Introduction

Installing R packages through CRAN, GitHub, and GitLab on Linux and standard Windows operating systems is usually a simple procedure. However, this can become extremely frustrating when using a Windows machine situated on a larger network with Active Directory and shared network drives containing the user’s “Documents” folder. Complications often arise due to 2 issues:

  • Windows network drives are specified with UNC paths that are not supported by R.

  • The user does not have the requisite permissions to read and write on their network share.

These scenarios are a major hinderance and commonplace in universities and other professional networks. Although many packages from CRAN will install properly under these circumstances, packages installed over Git via devtools will often fail.

In order to ensure that R users on Windows networks can utilize all packages, please follow these steps.

Setting Up a Network Package Library

Before you begin, you may want to uninstall previous versions of R and huntdown and delete your old libraries. If you’re in a similar situation as I was, you may have a mess of various libraries scattered across your network drive and local C:\Programs\R\ directories due to default R settings, trouble shooting, and running R and RStudio as an administrator. Just a word of caution; let us begin.

Although R does not support UNC paths (\\university.edu\share\username\documents) common in many universities and businesses, R does support network drives that are mapped to a drive letter. By default, most UNC network paths are already mapped to a letter (commonly U:\). If your path is not already mapped to a letter, you may do so by following the steps laid out in Microsoft’s support article for Windows 7 and Windows 10 users.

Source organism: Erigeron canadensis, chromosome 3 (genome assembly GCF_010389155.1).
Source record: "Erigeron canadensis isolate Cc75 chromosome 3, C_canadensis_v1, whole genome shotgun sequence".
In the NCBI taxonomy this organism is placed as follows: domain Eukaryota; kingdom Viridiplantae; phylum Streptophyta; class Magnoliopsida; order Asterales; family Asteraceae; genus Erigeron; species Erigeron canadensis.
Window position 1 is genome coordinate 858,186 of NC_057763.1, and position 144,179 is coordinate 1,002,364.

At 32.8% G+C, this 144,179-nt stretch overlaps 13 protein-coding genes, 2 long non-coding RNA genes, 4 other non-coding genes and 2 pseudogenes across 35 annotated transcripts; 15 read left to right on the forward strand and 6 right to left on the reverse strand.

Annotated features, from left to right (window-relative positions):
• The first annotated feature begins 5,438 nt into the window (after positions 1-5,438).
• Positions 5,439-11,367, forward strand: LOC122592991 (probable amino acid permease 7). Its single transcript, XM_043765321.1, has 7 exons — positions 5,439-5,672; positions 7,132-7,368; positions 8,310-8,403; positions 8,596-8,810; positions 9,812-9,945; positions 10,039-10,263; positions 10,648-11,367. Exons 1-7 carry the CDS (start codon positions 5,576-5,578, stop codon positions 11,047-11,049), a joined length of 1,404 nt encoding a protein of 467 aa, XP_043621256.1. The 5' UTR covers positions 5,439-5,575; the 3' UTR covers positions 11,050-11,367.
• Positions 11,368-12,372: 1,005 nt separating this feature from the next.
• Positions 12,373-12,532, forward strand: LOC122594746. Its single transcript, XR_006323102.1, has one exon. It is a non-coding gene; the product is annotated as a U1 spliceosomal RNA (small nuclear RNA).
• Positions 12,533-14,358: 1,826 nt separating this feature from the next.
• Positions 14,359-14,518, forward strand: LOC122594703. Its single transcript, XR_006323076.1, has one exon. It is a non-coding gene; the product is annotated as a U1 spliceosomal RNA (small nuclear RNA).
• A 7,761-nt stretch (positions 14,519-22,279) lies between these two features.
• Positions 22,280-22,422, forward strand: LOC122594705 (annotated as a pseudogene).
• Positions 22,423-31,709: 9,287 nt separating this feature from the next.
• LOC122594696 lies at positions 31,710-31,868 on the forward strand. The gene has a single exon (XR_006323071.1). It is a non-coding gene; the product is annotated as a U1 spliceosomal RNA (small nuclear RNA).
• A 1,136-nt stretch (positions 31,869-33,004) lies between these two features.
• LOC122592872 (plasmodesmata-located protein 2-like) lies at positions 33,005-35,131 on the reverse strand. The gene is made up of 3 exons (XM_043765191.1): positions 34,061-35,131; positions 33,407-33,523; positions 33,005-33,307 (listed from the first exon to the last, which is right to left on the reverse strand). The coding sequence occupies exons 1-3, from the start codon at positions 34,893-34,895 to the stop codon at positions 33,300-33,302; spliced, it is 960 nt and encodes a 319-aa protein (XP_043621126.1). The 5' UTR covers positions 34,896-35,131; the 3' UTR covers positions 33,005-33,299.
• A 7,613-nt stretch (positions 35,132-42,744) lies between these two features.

After successfully mapping your network drive, it’s adviseable to create a new directory on your network drive to store your package repository. This will ensure that you have the requisite permissions to read and write to the library folder. For this walkthrough I created the folder U:\Documents\R-Library.

Once your new directory is established you must create an environmental variable in Windows’ Control Panel to point R to your new folder as the package installation default. Begin by clicking the Start icon or pressing the Win key. Begin typing environmental variable, the dialogue window for Environmental Variables will appear after a few letters.

Figure 1: The Windows 10 Start Interface

Figure 1: The Windows 10 Start Interface

Selecting Edit the system environment variables will initiate the System Properties interface. At the bottom, click the Environment Variables... button.

Figure 2: The System Properties interface.

Figure 2: The System Properties interface.

This will bring up the Environmental Variables interface. You can see I’ve already created the new entry while testing this procedure under User variables for jbrinks. You will create a new entry for R_LIBS_USER by clicking the New... button highlighted in the screen capture.

Figure 3: The Environmental Variables interface.

Figure 3: The Environmental Variables interface.

This will bring up the new entry dialogue window.

Figure 4: Enter a new user environmental variable.

Figure 4: Enter a new user environmental variable.

The Variable name: must be set to R_LIBS_USER. The Variable value: should be set to the path for the new folder we established earlier. You must use the mapped drive letter, and you must use forward slashes (/). R does not allow back slashes.

Now you’re finished. Restart R and your new default directory should be recognized.